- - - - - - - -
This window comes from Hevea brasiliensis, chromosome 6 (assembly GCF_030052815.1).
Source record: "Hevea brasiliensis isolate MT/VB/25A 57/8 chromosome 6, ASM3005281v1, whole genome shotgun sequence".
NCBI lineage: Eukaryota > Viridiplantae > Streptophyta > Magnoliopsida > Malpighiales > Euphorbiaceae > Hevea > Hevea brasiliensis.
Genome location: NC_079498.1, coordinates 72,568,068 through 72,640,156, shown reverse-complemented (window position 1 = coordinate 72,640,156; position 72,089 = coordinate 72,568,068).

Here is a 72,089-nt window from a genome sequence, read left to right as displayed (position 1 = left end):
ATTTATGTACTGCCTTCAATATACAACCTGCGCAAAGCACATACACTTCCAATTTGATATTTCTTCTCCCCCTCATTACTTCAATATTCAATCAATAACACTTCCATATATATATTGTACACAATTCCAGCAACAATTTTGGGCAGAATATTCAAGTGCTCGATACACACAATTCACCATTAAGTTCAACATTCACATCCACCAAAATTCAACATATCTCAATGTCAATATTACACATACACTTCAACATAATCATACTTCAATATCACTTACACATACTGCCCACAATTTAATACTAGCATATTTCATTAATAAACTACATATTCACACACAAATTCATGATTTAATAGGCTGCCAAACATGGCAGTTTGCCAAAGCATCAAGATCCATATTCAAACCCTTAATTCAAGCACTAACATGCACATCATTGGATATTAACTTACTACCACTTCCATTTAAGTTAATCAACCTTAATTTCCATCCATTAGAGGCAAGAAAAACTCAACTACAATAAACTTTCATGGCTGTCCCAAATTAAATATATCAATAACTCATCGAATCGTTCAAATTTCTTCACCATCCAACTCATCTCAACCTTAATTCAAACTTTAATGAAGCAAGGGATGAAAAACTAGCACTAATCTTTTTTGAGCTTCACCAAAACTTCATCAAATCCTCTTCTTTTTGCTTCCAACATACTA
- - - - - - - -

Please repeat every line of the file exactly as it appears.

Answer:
This window comes from Hevea brasiliensis, chromosome 6 (assembly GCF_030052815.1).
Source record: "Hevea brasiliensis isolate MT/VB/25A 57/8 chromosome 6, ASM3005281v1, whole genome shotgun sequence".
NCBI lineage: Eukaryota > Viridiplantae > Streptophyta > Magnoliopsida > Malpighiales > Euphorbiaceae > Hevea > Hevea brasiliensis.
Genome location: NC_079498.1, coordinates 72,568,068 through 72,640,156, shown reverse-complemented (window position 1 = coordinate 72,640,156; position 72,089 = coordinate 72,568,068).

Here is a 72,089-nt window from a genome sequence, read left to right as displayed (position 1 = left end):
ATTTATGTACTGCCTTCAATATACAACCTGCGCAAAGCACATACACTTCCAATTTGATATTTCTTCTCCCCCTCATTACTTCAATATTCAATCAATAACACTTCCATATATATATTGTACACAATTCCAGCAACAATTTTGGGCAGAATATTCAAGTGCTCGATACACACAATTCACCATTAAGTTCAACATTCACATCCACCAAAATTCAACATATCTCAATGTCAATATTACACATACACTTCAACATAATCATACTTCAATATCACTTACACATACTGCCCACAATTTAATACTAGCATATTTCATTAATAAACTACATATTCACACACAAATTCATGATTTAATAGGCTGCCAAACATGGCAGTTTGCCAAAGCATCAAGATCCATATTCAAACCCTTAATTCAAGCACTAACATGCACATCATTGGATATTAACTTACTACCACTTCCATTTAAGTTAATCAACCTTAATTTCCATCCATTAGAGGCAAGAAAAACTCAACTACAATAAACTTTCATGGCTGTCCCAAATTAAATATATCAATAACTCATCGAATCGTTCAAATTTCTTCACCATCCAACTCATCTCAACCTTAATTCAAACTTTAATGAAGCAAGGGATGAAAAACTAGCACTAATCTTTTTTGAGCTTCACCAAAACTTCATCAAATCCTCTTCTTTTTGCTTCCAACATACTA